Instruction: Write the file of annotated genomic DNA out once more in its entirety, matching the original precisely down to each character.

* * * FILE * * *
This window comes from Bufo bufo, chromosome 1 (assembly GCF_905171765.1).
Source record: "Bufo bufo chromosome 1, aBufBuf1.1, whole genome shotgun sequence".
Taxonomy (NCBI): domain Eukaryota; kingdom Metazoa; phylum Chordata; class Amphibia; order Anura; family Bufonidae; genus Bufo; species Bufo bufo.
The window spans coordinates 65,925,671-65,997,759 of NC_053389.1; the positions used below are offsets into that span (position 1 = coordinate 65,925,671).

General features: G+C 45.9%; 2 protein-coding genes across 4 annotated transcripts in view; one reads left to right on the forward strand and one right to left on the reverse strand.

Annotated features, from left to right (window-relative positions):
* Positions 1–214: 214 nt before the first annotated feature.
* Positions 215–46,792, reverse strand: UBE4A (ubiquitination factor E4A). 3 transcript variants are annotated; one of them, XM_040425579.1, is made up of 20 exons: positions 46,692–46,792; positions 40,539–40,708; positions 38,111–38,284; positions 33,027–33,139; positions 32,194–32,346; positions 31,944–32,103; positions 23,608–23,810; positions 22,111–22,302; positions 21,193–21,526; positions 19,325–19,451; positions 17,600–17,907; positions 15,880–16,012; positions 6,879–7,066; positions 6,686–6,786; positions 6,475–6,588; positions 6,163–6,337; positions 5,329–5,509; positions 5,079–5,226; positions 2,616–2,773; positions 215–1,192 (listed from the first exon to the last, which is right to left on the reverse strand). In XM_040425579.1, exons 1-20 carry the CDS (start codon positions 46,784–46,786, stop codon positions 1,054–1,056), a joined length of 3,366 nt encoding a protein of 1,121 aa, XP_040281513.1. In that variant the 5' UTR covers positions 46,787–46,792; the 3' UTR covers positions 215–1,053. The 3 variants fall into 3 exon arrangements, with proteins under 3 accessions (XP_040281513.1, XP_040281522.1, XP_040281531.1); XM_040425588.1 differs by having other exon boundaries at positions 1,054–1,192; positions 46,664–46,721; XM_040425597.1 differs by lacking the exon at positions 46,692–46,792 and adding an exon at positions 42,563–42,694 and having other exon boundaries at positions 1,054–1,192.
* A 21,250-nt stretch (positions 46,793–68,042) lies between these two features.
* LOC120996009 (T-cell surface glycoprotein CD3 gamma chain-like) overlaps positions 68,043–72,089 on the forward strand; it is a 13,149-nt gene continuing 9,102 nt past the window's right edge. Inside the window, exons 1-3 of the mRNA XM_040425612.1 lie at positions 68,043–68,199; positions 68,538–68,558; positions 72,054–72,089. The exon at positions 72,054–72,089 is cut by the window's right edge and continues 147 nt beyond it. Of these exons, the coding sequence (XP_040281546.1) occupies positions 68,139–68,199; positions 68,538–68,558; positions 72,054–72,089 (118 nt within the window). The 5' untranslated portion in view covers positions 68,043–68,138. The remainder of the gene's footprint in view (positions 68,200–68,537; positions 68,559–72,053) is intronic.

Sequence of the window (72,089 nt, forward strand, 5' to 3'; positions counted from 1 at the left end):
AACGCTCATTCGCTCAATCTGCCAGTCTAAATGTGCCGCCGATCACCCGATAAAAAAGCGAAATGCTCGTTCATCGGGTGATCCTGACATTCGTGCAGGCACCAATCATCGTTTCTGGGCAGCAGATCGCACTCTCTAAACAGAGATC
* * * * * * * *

This window comes from Bufo bufo, chromosome 1 (assembly GCF_905171765.1).
Source record: "Bufo bufo chromosome 1, aBufBuf1.1, whole genome shotgun sequence".
Taxonomy (NCBI): domain Eukaryota; kingdom Metazoa; phylum Chordata; class Amphibia; order Anura; family Bufonidae; genus Bufo; species Bufo bufo.
The window spans coordinates 65,925,671-65,997,759 of NC_053389.1; the positions used below are offsets into that span (position 1 = coordinate 65,925,671).

General features: G+C 45.9%; 2 protein-coding genes across 4 annotated transcripts in view; one reads left to right on the forward strand and one right to left on the reverse strand.

Annotated features, from left to right (window-relative positions):
* Positions 1–214: 214 nt before the first annotated feature.
* Positions 215–46,792, reverse strand: UBE4A (ubiquitination factor E4A). 3 transcript variants are annotated; one of them, XM_040425579.1, is made up of 20 exons: positions 46,692–46,792; positions 40,539–40,708; positions 38,111–38,284; positions 33,027–33,139; positions 32,194–32,346; positions 31,944–32,103; positions 23,608–23,810; positions 22,111–22,302; positions 21,193–21,526; positions 19,325–19,451; positions 17,600–17,907; positions 15,880–16,012; positions 6,879–7,066; positions 6,686–6,786; positions 6,475–6,588; positions 6,163–6,337; positions 5,329–5,509; positions 5,079–5,226; positions 2,616–2,773; positions 215–1,192 (listed from the first exon to the last, which is right to left on the reverse strand). In XM_040425579.1, exons 1-20 carry the CDS (start codon positions 46,784–46,786, stop codon positions 1,054–1,056), a joined length of 3,366 nt encoding a protein of 1,121 aa, XP_040281513.1. In that variant the 5' UTR covers positions 46,787–46,792; the 3' UTR covers positions 215–1,053. The 3 variants fall into 3 exon arrangements, with proteins under 3 accessions (XP_040281513.1, XP_040281522.1, XP_040281531.1); XM_040425588.1 differs by having other exon boundaries at positions 1,054–1,192; positions 46,664–46,721; XM_040425597.1 differs by lacking the exon at positions 46,692–46,792 and adding an exon at positions 42,563–42,694 and having other exon boundaries at positions 1,054–1,192.
* A 21,250-nt stretch (positions 46,793–68,042) lies between these two features.
* LOC120996009 (T-cell surface glycoprotein CD3 gamma chain-like) overlaps positions 68,043–72,089 on the forward strand; it is a 13,149-nt gene continuing 9,102 nt past the window's right edge. Inside the window, exons 1-3 of the mRNA XM_040425612.1 lie at positions 68,043–68,199; positions 68,538–68,558; positions 72,054–72,089. The exon at positions 72,054–72,089 is cut by the window's right edge and continues 147 nt beyond it. Of these exons, the coding sequence (XP_040281546.1) occupies positions 68,139–68,199; positions 68,538–68,558; positions 72,054–72,089 (118 nt within the window). The 5' untranslated portion in view covers positions 68,043–68,138. The remainder of the gene's footprint in view (positions 68,200–68,537; positions 68,559–72,053) is intronic.

Sequence of the window (72,089 nt, forward strand, 5' to 3'; positions counted from 1 at the left end):
AACGCTCATTCGCTCAATCTGCCAGTCTAAATGTGCCGCCGATCACCCGATAAAAAAGCGAAATGCTCGTTCATCGGGTGATCCTGACATTCGTGCAGGCACCAATCATCGTTTCTGGGCAGCAGATCGCACTCTCTAAACAGAGATC